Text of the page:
The heavy wrinkles that frame his warm brown eyes and his crooked smile make him seem much older than his 45 years. His name is Raul Bernardo Villordo, but everyone calls him Tati and he is a cartonero in Buenos Aires, a trash picker whose livelihood depends on the mountains of rubbish generated each day by residents of Argentina’s capital city.
Tati sits under harsh fluorescent lights in the tiny one room office of “El Movimiento de Trabajadores Excluidos" (The Movement of Excluded Workers), a cooperative of cartoneros in which Tati is an active member. Cooperatives are self-organized groups that act like a union. They are still fighting for full recognition from the government of Buenos Aires. While he spoke, volunteers prepared a giant pot of stew in the communal kitchen.
“Its not just that we are cartoneros, but also we are human beings and we have rights,” Tati said, pausing for a moment. “We have rights.”
Tati’s story is typical of many cartoneros. After the financial crisis that hit Argentina in 2001, Tati lost his job. One of the only ways to support his family was to come into the city every night and work as a cartonero.
“And like that we started. One started, then two, then three. We were growing,” Tati said, his soft voice nearly masked by the sounds of knives chopping onions and potatoes.
At first there were many problems, from the corrupt police who would make them pay for each cart used to haul their precious cardboard, to the violent fights between cartoneros and government employees.
“Because of all this we started uniting, coming together, and when one had a problem, we acted to help him,” he said.
From there came cooperatives like MTE, the largest and one of the only fully functioning cooperatives of cartoneros in Buenos Aires, with some 2,500 members out of the estimated 8,000 cartoneros in the city. MTE is now run by a mixture of elected cartoneros and a group of volunteers who help arrange and provide uniforms and equipment, childcare, healthcare, representation and other services.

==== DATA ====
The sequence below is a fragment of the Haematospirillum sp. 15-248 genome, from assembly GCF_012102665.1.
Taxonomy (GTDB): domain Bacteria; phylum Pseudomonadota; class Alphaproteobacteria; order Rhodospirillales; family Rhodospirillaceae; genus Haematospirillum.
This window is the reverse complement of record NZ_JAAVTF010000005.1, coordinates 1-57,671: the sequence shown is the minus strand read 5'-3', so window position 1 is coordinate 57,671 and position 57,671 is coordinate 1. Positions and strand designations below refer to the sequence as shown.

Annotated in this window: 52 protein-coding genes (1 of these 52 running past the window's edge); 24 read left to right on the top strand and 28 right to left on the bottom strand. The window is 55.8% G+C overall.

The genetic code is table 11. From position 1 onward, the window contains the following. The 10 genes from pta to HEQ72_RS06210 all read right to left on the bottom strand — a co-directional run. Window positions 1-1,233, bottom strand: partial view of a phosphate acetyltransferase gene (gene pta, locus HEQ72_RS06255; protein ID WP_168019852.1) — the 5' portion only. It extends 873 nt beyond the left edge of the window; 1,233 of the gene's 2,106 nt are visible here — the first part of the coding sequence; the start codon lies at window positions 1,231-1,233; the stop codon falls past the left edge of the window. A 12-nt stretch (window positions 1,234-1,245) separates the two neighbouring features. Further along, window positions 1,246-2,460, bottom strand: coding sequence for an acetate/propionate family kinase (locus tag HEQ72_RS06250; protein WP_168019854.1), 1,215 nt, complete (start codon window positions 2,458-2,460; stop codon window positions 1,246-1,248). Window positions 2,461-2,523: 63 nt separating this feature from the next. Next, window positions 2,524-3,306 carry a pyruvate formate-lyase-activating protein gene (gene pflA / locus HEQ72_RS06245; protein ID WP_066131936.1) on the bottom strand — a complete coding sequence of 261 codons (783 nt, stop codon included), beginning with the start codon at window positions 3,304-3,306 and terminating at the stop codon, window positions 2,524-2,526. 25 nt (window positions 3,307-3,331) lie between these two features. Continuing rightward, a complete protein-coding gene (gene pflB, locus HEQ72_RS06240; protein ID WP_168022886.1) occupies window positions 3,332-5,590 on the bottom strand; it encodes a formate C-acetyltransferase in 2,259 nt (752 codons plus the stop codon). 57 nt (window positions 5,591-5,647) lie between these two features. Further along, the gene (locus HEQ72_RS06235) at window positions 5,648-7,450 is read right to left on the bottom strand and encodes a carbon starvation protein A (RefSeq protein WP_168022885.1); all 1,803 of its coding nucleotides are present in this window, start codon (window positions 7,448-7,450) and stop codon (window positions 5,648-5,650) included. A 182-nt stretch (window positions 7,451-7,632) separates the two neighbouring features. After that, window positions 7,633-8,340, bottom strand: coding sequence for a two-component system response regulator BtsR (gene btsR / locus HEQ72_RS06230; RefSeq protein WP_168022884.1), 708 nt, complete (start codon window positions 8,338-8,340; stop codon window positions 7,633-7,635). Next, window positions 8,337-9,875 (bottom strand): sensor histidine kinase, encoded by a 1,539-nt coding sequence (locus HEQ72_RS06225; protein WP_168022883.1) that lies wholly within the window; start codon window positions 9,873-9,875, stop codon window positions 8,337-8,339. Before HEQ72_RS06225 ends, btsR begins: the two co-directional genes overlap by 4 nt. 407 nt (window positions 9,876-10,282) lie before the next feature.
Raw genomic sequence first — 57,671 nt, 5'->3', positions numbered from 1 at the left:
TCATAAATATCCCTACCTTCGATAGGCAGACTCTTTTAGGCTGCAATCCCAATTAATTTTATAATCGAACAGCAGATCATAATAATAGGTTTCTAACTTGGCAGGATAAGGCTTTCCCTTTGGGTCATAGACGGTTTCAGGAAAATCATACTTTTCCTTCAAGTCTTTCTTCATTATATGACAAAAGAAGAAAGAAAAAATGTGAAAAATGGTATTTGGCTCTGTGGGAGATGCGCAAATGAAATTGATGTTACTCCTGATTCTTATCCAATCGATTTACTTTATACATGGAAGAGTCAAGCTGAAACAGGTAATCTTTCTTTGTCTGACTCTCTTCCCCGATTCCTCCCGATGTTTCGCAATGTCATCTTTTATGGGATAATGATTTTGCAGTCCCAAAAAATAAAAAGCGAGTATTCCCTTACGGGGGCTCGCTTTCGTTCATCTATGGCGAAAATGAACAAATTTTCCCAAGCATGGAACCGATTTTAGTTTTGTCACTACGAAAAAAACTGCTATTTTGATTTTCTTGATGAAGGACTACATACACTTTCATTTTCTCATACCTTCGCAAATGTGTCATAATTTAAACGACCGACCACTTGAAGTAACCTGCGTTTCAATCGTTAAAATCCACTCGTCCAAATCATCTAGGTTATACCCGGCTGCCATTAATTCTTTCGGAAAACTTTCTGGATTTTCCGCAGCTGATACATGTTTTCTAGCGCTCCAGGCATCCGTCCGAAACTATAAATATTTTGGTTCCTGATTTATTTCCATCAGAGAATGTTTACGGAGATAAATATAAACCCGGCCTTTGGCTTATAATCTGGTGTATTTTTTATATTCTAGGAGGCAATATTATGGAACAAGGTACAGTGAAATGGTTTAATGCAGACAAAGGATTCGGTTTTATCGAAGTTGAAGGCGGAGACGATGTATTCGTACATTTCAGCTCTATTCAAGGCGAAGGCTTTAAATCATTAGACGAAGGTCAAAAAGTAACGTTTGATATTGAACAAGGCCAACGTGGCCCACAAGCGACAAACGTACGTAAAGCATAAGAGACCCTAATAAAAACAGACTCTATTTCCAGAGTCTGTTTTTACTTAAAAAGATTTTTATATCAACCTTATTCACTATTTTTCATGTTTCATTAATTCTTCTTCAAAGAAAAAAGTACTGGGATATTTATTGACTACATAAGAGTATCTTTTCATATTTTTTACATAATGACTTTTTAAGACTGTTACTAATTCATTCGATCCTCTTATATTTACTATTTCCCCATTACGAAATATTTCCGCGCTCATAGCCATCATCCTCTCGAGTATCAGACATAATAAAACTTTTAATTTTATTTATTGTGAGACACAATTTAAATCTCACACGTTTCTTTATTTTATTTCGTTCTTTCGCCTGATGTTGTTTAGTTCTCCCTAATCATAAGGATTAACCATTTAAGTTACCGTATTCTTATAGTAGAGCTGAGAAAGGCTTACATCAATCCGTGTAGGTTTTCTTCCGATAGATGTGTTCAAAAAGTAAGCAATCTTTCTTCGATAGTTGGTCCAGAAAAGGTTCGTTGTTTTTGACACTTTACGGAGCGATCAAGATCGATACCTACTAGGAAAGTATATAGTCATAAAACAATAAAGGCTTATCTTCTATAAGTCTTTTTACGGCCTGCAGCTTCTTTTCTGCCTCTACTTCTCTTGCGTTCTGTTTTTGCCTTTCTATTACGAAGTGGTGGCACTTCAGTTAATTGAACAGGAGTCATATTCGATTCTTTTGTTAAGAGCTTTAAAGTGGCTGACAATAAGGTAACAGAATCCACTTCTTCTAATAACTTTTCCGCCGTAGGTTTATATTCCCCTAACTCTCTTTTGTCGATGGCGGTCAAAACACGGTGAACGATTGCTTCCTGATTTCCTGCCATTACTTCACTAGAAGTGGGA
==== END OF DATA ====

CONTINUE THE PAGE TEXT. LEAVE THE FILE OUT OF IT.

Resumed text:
In the last few years, the cooperatives have helped advance the position of the cartoneros from that of an underground and informal workforce to a recognized group. Tati explained that one of the biggest changes came when the members of MTE received uniforms. Neighbors started separating the trash for the cartoneros, even inviting them into their houses for some tea or soup.
“When we came with the uniform, we became one of them. They looked at us differently. They looked us in the eye,” Tati said. “They now know we are working for the good of society.”
The cooperatives and the cartoneros receive some help from the government. However, not all cartoneros are in cooperatives and there is still a way to go in the relationship between the cooperatives and the government.
“Until the last cartonero is not an officially recognized worker, the fight continues. The fight will continue,” Tati said.
Next week the people of MTE are meeting with other cartoneros and other groups to plan how to petition the government so they can become official workers. It’s a big step. If the government recognizes them, they believe their lives will change dramatically. But it seems as though the more pressing issue right now is the stew cooking in the kitchen.
Tati finished talking and disappeared in a cloud of cigarette smoke out the door. He does not stay for the meal. It is almost 10 p.m. and the cartoneros have finished their routes for the night and are lining up outside As they approach the giant cauldron of stew, they rip up pieces of their livelihoods—cardboard, to use as platters. With a kiss in salutation to each volunteer they carry their meals on their makeshift platters around the corner to finish the day and eat in private with some peace.